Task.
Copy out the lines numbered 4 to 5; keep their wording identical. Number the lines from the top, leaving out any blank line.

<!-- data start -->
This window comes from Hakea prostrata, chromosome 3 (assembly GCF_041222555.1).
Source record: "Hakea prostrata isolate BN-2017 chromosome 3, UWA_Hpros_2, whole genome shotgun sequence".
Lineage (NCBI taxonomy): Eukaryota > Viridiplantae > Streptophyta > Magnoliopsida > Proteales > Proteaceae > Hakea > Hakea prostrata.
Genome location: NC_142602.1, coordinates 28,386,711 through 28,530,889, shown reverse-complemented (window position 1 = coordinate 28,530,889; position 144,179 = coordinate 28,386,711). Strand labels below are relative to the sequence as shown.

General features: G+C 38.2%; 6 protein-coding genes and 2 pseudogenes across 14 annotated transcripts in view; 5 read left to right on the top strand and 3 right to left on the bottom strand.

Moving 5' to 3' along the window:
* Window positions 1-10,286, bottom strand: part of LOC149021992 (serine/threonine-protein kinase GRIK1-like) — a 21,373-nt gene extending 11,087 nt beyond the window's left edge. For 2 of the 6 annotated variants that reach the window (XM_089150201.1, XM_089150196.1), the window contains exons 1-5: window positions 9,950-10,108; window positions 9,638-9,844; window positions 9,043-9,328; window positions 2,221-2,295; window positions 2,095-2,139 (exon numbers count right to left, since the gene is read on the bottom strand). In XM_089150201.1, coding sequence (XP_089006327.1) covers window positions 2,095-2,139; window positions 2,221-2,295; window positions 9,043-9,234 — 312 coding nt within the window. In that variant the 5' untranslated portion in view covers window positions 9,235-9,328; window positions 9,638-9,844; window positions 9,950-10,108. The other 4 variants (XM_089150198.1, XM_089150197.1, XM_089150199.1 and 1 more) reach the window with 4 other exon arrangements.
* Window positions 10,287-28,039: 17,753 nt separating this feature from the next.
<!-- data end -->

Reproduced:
Genome location: NC_142602.1, coordinates 28,386,711 through 28,530,889, shown reverse-complemented (window position 1 = coordinate 28,530,889; position 144,179 = coordinate 28,386,711). Strand labels below are relative to the sequence as shown.

General features: G+C 38.2%; 6 protein-coding genes and 2 pseudogenes across 14 annotated transcripts in view; 5 read left to right on the top strand and 3 right to left on the bottom strand.